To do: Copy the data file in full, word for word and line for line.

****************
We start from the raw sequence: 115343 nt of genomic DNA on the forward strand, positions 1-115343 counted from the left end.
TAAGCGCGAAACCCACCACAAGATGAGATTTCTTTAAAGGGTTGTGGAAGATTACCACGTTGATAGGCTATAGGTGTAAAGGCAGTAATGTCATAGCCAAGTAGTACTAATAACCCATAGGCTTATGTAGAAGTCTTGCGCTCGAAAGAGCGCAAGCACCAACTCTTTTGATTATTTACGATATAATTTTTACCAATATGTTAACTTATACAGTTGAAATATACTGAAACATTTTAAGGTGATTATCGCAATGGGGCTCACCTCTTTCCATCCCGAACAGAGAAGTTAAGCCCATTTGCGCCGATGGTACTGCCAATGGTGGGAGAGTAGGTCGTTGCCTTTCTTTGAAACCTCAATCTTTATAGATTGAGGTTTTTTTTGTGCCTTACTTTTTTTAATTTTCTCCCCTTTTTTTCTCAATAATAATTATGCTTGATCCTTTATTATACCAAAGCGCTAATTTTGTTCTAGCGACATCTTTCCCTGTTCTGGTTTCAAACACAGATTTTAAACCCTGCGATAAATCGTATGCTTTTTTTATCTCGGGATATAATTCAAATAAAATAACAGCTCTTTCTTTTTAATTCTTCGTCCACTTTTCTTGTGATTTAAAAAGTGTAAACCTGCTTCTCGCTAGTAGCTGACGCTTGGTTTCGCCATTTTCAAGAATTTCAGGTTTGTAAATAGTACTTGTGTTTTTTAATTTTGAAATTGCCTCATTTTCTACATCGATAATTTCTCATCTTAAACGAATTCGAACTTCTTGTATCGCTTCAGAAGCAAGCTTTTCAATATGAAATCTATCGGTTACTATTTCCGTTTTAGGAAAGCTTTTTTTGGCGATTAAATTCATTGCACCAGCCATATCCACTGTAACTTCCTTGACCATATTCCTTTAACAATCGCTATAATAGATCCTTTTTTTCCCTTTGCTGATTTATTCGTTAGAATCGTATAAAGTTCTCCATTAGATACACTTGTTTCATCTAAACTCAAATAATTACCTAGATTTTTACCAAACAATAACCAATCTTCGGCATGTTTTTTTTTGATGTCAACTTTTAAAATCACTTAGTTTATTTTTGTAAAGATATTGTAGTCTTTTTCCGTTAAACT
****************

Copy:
We start from the raw sequence: 115343 nt of genomic DNA on the forward strand, positions 1-115343 counted from the left end.
TAAGCGCGAAACCCACCACAAGATGAGATTTCTTTAAAGGGTTGTGGAAGATTACCACGTTGATAGGCTATAGGTGTAAAGGCAGTAATGTCATAGCCAAGTAGTACTAATAACCCATAGGCTTATGTAGAAGTCTTGCGCTCGAAAGAGCGCAAGCACCAACTCTTTTGATTATTTACGATATAATTTTTACCAATATGTTAACTTATACAGTTGAAATATACTGAAACATTTTAAGGTGATTATCGCAATGGGGCTCACCTCTTTCCATCCCGAACAGAGAAGTTAAGCCCATTTGCGCCGATGGTACTGCCAATGGTGGGAGAGTAGGTCGTTGCCTTTCTTTGAAACCTCAATCTTTATAGATTGAGGTTTTTTTTGTGCCTTACTTTTTTTAATTTTCTCCCCTTTTTTTCTCAATAATAATTATGCTTGATCCTTTATTATACCAAAGCGCTAATTTTGTTCTAGCGACATCTTTCCCTGTTCTGGTTTCAAACACAGATTTTAAACCCTGCGATAAATCGTATGCTTTTTTTATCTCGGGATATAATTCAAATAAAATAACAGCTCTTTCTTTTTAATTCTTCGTCCACTTTTCTTGTGATTTAAAAAGTGTAAACCTGCTTCTCGCTAGTAGCTGACGCTTGGTTTCGCCATTTTCAAGAATTTCAGGTTTGTAAATAGTACTTGTGTTTTTTAATTTTGAAATTGCCTCATTTTCTACATCGATAATTTCTCATCTTAAACGAATTCGAACTTCTTGTATCGCTTCAGAAGCAAGCTTTTCAATATGAAATCTATCGGTTACTATTTCCGTTTTAGGAAAGCTTTTTTTGGCGATTAAATTCATTGCACCAGCCATATCCACTGTAACTTCCTTGACCATATTCCTTTAACAATCGCTATAATAGATCCTTTTTTTCCCTTTGCTGATTTATTCGTTAGAATCGTATAAAGTTCTCCATTAGATACACTTGTTTCATCTAAACTCAAATAATTACCTAGATTTTTACCAAACAATAACCAATCTTCGGCATGTTTTTTTTTGATGTCAACTTTTAAAATCACTTAGTTTATTTTTGTAAAGATATTGTAGTCTTTTTCCGTTAAACT